Lanning Tucker

1992: M.S.S. Sports Medicine

Lanning Tucker

Lanning Tucker, who was promoted this season to assistant athletic trainer and rehabilitation coordinator for the Minnesota Twins, has rehabbed nearly two dozen pitchers from the elbow ligament reconstruction surgery in his 21-year career with the baseball team.

The 47-year-old Tucker, who earned his master’s in Sports Medicine in 1992 from the United States Sports Academy, says teamwork between the player, his doctors, the coaches and athletic trainer is paramount to return to form from the so-called Tommy John surgery.

While he works with athletes, Tucker says he enjoys rehabbing regular folks just as much.

“It is even more gratifying, however, to work with a patient in the clinical setting who is able to get back to work after an injury has kept them from doing what they need to do for their family,” he says.

After earning his master’s at the Academy, Tucker spent time training at several Twins minor league organizations for six years, including Elizabethton Twins, Ft. Myers Miracle and New Britain Rock Cats. Tucker has been the head minor league trainer and rehab coordinator for the Twins since 1999, coordinating rehab programs for all minor league players in the organization.

Tucker took a minute away from the evaluation, treatment and rehabilitation of injuries to talk to the Alumni Network about Tommy John rehab, baseball’s 162-game schedule and his advice to future athletic trainers.

Alumni Network: It seems that the elbow ligament reconstruction surgery pitchers undergo is the hardest baseball injury to come back from. Is that true? How does it compare to other major injuries you’ve treated and worked on during your 21 seasons with the Minnesota Twins?

Lanning Tucker: Rehabilitation of a player who has undergone an ulnar collateral ligament reconstruction can certainly be a longer process than the rehabilitation of other injuries and is definitely complicated by the fact that the players who’ve had “Tommy John” surgery are generally, and understandably, apprehensive throughout the rehab process. I feel, however, that, if the surgeon, athletic trainer, physical therapist, player and coaches who are involved in the athlete’s recovery work as a team and do their due diligence to follow a logical plan, the recovery process and return to activity can be less taxing.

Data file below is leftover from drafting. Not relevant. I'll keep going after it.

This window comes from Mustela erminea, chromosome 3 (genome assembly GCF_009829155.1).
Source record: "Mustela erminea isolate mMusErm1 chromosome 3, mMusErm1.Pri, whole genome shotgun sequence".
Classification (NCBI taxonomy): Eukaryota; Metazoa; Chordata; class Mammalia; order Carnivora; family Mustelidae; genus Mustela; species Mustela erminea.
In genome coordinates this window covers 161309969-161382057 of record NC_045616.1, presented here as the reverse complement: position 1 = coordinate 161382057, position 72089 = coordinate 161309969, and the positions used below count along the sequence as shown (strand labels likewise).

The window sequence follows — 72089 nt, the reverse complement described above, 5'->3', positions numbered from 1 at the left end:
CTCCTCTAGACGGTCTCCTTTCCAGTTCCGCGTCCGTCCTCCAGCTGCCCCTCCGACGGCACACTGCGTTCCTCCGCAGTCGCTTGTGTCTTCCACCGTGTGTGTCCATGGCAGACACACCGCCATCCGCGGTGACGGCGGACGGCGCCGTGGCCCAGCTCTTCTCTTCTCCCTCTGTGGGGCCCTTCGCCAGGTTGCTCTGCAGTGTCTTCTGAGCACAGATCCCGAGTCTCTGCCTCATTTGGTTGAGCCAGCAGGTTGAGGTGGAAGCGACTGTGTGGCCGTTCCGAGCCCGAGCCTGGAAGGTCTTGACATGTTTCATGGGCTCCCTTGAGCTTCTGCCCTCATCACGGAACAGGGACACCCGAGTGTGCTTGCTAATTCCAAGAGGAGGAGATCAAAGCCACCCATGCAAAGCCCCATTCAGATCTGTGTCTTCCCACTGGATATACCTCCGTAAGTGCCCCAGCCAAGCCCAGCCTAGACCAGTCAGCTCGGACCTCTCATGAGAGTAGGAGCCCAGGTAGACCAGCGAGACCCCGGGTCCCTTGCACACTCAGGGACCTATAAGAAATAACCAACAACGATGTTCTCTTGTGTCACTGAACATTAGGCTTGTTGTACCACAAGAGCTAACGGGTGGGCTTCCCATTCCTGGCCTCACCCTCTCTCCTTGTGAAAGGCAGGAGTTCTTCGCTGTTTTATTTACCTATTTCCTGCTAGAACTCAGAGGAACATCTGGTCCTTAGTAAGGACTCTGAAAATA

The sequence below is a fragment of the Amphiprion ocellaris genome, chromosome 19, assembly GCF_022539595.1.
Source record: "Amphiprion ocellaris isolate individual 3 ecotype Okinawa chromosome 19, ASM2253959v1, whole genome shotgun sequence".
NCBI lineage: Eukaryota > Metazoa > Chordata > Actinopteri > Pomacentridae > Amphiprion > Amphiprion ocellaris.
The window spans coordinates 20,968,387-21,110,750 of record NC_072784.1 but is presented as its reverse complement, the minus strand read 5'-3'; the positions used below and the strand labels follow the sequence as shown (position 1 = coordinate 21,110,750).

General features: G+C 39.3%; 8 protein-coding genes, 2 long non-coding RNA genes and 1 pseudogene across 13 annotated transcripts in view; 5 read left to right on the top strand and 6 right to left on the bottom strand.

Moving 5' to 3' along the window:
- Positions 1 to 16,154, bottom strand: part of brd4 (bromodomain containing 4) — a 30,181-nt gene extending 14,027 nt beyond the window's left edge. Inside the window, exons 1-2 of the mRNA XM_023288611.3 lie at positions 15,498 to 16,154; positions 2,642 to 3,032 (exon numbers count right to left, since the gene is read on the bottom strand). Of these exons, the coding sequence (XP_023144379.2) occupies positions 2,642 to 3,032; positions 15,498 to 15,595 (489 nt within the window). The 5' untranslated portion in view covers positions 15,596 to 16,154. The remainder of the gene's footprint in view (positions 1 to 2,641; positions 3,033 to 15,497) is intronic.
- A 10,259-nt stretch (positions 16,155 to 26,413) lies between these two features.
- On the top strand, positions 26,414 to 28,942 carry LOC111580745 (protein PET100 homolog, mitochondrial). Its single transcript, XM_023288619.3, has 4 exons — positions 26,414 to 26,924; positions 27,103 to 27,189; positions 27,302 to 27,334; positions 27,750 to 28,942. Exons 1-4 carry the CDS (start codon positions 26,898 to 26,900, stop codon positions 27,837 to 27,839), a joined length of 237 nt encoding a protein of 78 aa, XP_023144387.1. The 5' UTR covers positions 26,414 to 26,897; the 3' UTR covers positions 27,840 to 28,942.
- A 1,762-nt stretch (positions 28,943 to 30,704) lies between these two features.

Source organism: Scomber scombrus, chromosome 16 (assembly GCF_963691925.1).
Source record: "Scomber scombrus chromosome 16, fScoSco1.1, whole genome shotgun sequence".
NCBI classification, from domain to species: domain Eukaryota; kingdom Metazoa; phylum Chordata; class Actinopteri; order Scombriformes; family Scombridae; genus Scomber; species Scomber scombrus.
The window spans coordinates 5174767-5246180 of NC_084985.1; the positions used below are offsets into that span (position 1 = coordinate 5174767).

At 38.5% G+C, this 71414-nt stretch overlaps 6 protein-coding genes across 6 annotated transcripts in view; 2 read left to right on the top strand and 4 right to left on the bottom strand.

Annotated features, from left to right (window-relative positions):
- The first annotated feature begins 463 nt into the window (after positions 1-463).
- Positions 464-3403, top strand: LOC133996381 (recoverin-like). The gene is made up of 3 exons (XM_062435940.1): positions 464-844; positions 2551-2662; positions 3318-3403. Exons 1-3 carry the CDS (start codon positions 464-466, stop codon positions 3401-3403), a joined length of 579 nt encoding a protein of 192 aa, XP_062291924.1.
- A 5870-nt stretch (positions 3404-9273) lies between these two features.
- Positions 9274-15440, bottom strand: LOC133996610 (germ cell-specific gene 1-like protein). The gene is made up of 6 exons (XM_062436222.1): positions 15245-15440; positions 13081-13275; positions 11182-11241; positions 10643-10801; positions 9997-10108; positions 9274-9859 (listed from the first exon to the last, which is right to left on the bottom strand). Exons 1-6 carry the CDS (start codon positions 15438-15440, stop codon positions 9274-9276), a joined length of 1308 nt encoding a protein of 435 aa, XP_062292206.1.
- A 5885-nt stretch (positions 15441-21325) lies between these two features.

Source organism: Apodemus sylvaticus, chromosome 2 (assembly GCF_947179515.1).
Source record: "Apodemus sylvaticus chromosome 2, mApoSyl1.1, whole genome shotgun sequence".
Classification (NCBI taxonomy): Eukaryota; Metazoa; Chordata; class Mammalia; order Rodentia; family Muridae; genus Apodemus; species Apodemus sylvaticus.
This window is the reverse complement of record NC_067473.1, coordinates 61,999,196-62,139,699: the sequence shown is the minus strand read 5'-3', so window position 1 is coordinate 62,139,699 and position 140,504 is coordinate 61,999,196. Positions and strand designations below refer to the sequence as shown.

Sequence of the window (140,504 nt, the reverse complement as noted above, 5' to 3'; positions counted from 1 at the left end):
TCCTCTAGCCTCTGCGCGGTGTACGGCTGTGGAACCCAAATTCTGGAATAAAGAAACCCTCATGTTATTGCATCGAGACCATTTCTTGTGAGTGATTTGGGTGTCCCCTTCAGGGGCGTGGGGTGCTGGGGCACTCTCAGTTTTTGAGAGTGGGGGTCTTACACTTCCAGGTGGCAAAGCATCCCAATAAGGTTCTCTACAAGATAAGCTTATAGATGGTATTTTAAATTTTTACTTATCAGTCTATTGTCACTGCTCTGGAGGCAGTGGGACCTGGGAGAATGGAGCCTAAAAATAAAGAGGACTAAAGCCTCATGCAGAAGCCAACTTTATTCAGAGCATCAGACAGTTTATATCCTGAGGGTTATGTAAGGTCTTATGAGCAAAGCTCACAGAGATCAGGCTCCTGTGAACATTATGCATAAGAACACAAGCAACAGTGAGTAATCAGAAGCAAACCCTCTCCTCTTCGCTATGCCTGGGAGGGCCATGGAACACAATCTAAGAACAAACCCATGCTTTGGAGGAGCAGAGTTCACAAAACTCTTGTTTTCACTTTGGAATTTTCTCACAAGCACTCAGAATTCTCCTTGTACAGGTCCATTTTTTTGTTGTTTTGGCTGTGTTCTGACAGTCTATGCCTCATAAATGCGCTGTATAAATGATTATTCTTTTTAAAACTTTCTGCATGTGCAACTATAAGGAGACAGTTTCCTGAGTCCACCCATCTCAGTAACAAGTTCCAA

Alumni Network: What are the odds you’ve found that the pitchers will be as good or better than before after “Tommy John” surgery in your experience rehabbing more than two dozen players?

Lanning Tucker: The outcomes for players who’ve had UCL reconstruction are varied. Variables such as their injury history, surgery outcome, work ethics and compliance with the rehab and subsequent throwing program determine whether or not they will have a good outcome. The athletic trainer and everyone involved in the rehab process, as I mentioned earlier, working as a team has, in my experience, significantly improved the outcome for the players.

Alumni Network: How much do you enjoy working with athletes? Are they better and more disciplined patients than the rest of us?

Lanning Tucker: I enjoy working with any person who is motivated to get better—whether it be an athlete or not. It is rewarding to see an athlete get back to their sport and succeed again following an injury that required any amount of rehab. It is even more gratifying, however, to work with a patient in the clinical setting who is able to get back to work after an injury has kept them from doing what they need to do for their family.

Alumni Network: You always hear about the wear and tear on baseball players because of the everyday, 162-game season. What have you found are some of the best ways to keep them injury free?

Lanning Tucker: There are a number of strategies, when implemented and done on a consistent basis by the players, which can keep them off the DL disabled list. The top of which would be following a sound, year-round conditioning program and making adjustments to the program as needed. Addressing minor issues—strength or flexibility deficits, etc.—before they become injured is also crucial.

Alumni Network: What advice can you give those who also want to enter sports medicine and work with professional athletes like you do?

Lanning Tucker: The main piece of advice I would give an aspiring athletic trainer, no matter which setting they are entering, is to be prepared for anything and be prepared to work long hours.